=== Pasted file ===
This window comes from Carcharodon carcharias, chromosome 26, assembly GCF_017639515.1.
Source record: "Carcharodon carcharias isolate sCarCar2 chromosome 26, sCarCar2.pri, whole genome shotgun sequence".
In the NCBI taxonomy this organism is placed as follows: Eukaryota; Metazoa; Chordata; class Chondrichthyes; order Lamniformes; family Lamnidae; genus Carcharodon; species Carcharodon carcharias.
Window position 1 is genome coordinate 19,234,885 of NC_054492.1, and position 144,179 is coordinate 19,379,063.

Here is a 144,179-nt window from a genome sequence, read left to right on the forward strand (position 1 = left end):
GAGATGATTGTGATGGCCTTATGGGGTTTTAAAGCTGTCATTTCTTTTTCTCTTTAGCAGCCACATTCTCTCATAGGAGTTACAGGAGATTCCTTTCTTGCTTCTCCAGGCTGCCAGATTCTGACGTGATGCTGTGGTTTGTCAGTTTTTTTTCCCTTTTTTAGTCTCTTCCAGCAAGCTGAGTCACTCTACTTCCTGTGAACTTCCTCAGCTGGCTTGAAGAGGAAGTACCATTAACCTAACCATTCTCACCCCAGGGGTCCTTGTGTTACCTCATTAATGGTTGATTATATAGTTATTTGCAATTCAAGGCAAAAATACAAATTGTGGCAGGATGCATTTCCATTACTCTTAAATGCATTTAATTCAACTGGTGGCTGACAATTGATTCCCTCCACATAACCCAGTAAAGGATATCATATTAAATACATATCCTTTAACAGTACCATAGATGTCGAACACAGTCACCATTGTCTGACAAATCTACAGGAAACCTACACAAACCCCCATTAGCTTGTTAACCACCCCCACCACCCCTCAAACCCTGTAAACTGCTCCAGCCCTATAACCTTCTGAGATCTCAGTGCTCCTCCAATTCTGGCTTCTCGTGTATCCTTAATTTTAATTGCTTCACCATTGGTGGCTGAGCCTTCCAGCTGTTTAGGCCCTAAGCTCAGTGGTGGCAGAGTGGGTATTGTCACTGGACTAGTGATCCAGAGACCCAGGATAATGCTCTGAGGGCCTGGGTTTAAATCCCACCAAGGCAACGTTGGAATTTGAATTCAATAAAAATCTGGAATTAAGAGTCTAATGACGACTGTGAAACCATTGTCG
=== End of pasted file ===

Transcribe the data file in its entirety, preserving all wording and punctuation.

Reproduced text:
This window comes from Carcharodon carcharias, chromosome 26, assembly GCF_017639515.1.
Source record: "Carcharodon carcharias isolate sCarCar2 chromosome 26, sCarCar2.pri, whole genome shotgun sequence".
In the NCBI taxonomy this organism is placed as follows: Eukaryota; Metazoa; Chordata; class Chondrichthyes; order Lamniformes; family Lamnidae; genus Carcharodon; species Carcharodon carcharias.
Window position 1 is genome coordinate 19,234,885 of NC_054492.1, and position 144,179 is coordinate 19,379,063.

Here is a 144,179-nt window from a genome sequence, read left to right on the forward strand (position 1 = left end):
GAGATGATTGTGATGGCCTTATGGGGTTTTAAAGCTGTCATTTCTTTTTCTCTTTAGCAGCCACATTCTCTCATAGGAGTTACAGGAGATTCCTTTCTTGCTTCTCCAGGCTGCCAGATTCTGACGTGATGCTGTGGTTTGTCAGTTTTTTTTCCCTTTTTTAGTCTCTTCCAGCAAGCTGAGTCACTCTACTTCCTGTGAACTTCCTCAGCTGGCTTGAAGAGGAAGTACCATTAACCTAACCATTCTCACCCCAGGGGTCCTTGTGTTACCTCATTAATGGTTGATTATATAGTTATTTGCAATTCAAGGCAAAAATACAAATTGTGGCAGGATGCATTTCCATTACTCTTAAATGCATTTAATTCAACTGGTGGCTGACAATTGATTCCCTCCACATAACCCAGTAAAGGATATCATATTAAATACATATCCTTTAACAGTACCATAGATGTCGAACACAGTCACCATTGTCTGACAAATCTACAGGAAACCTACACAAACCCCCATTAGCTTGTTAACCACCCCCACCACCCCTCAAACCCTGTAAACTGCTCCAGCCCTATAACCTTCTGAGATCTCAGTGCTCCTCCAATTCTGGCTTCTCGTGTATCCTTAATTTTAATTGCTTCACCATTGGTGGCTGAGCCTTCCAGCTGTTTAGGCCCTAAGCTCAGTGGTGGCAGAGTGGGTATTGTCACTGGACTAGTGATCCAGAGACCCAGGATAATGCTCTGAGGGCCTGGGTTTAAATCCCACCAAGGCAACGTTGGAATTTGAATTCAATAAAAATCTGGAATTAAGAGTCTAATGACGACTGTGAAACCATTGTCG